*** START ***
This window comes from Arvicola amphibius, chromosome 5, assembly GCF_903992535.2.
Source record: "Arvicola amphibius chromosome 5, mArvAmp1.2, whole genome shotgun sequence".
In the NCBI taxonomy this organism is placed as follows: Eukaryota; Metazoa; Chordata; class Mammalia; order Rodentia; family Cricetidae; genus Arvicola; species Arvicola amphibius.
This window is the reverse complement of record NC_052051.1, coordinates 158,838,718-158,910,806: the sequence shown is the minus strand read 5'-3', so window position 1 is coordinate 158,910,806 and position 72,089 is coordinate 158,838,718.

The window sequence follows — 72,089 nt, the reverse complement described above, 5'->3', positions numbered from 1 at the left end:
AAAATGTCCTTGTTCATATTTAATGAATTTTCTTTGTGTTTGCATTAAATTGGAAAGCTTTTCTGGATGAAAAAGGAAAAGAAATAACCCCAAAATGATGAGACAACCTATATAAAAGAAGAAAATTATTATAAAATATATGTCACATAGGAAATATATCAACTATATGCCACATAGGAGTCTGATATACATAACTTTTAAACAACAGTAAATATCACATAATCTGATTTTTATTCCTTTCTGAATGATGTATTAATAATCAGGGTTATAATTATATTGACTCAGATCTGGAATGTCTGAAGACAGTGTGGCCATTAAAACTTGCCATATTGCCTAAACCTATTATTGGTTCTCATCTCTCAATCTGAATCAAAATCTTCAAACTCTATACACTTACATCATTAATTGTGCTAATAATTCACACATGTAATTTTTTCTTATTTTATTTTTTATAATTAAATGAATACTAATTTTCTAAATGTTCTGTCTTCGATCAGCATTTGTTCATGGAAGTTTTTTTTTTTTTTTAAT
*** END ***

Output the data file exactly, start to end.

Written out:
This window comes from Arvicola amphibius, chromosome 5, assembly GCF_903992535.2.
Source record: "Arvicola amphibius chromosome 5, mArvAmp1.2, whole genome shotgun sequence".
In the NCBI taxonomy this organism is placed as follows: Eukaryota; Metazoa; Chordata; class Mammalia; order Rodentia; family Cricetidae; genus Arvicola; species Arvicola amphibius.
This window is the reverse complement of record NC_052051.1, coordinates 158,838,718-158,910,806: the sequence shown is the minus strand read 5'-3', so window position 1 is coordinate 158,910,806 and position 72,089 is coordinate 158,838,718.

The window sequence follows — 72,089 nt, the reverse complement described above, 5'->3', positions numbered from 1 at the left end:
AAAATGTCCTTGTTCATATTTAATGAATTTTCTTTGTGTTTGCATTAAATTGGAAAGCTTTTCTGGATGAAAAAGGAAAAGAAATAACCCCAAAATGATGAGACAACCTATATAAAAGAAGAAAATTATTATAAAATATATGTCACATAGGAAATATATCAACTATATGCCACATAGGAGTCTGATATACATAACTTTTAAACAACAGTAAATATCACATAATCTGATTTTTATTCCTTTCTGAATGATGTATTAATAATCAGGGTTATAATTATATTGACTCAGATCTGGAATGTCTGAAGACAGTGTGGCCATTAAAACTTGCCATATTGCCTAAACCTATTATTGGTTCTCATCTCTCAATCTGAATCAAAATCTTCAAACTCTATACACTTACATCATTAATTGTGCTAATAATTCACACATGTAATTTTTTCTTATTTTATTTTTTATAATTAAATGAATACTAATTTTCTAAATGTTCTGTCTTCGATCAGCATTTGTTCATGGAAGTTTTTTTTTTTTTTTAAT